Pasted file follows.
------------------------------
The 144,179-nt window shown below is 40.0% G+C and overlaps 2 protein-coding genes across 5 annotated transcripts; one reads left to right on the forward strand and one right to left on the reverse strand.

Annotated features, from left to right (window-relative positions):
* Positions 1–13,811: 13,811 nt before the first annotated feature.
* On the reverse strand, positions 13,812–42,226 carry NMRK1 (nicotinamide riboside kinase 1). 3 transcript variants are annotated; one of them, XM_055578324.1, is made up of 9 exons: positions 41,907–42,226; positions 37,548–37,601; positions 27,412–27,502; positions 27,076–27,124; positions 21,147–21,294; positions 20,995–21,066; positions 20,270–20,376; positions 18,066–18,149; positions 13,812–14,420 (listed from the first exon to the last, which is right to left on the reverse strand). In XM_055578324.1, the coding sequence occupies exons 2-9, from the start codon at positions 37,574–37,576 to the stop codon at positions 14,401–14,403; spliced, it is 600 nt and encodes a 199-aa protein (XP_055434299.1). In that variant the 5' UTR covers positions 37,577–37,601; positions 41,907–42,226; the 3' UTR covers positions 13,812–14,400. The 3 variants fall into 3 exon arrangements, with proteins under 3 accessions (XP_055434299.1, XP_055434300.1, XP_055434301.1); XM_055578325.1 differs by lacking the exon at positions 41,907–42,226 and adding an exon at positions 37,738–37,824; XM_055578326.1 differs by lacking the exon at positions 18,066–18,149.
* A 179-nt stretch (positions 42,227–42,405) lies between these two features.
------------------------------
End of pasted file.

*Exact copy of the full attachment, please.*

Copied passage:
The 144,179-nt window shown below is 40.0% G+C and overlaps 2 protein-coding genes across 5 annotated transcripts; one reads left to right on the forward strand and one right to left on the reverse strand.

Annotated features, from left to right (window-relative positions):
* Positions 1–13,811: 13,811 nt before the first annotated feature.
* On the reverse strand, positions 13,812–42,226 carry NMRK1 (nicotinamide riboside kinase 1). 3 transcript variants are annotated; one of them, XM_055578324.1, is made up of 9 exons: positions 41,907–42,226; positions 37,548–37,601; positions 27,412–27,502; positions 27,076–27,124; positions 21,147–21,294; positions 20,995–21,066; positions 20,270–20,376; positions 18,066–18,149; positions 13,812–14,420 (listed from the first exon to the last, which is right to left on the reverse strand). In XM_055578324.1, the coding sequence occupies exons 2-9, from the start codon at positions 37,574–37,576 to the stop codon at positions 14,401–14,403; spliced, it is 600 nt and encodes a 199-aa protein (XP_055434299.1). In that variant the 5' UTR covers positions 37,577–37,601; positions 41,907–42,226; the 3' UTR covers positions 13,812–14,400. The 3 variants fall into 3 exon arrangements, with proteins under 3 accessions (XP_055434299.1, XP_055434300.1, XP_055434301.1); XM_055578325.1 differs by lacking the exon at positions 41,907–42,226 and adding an exon at positions 37,738–37,824; XM_055578326.1 differs by lacking the exon at positions 18,066–18,149.
* A 179-nt stretch (positions 42,227–42,405) lies between these two features.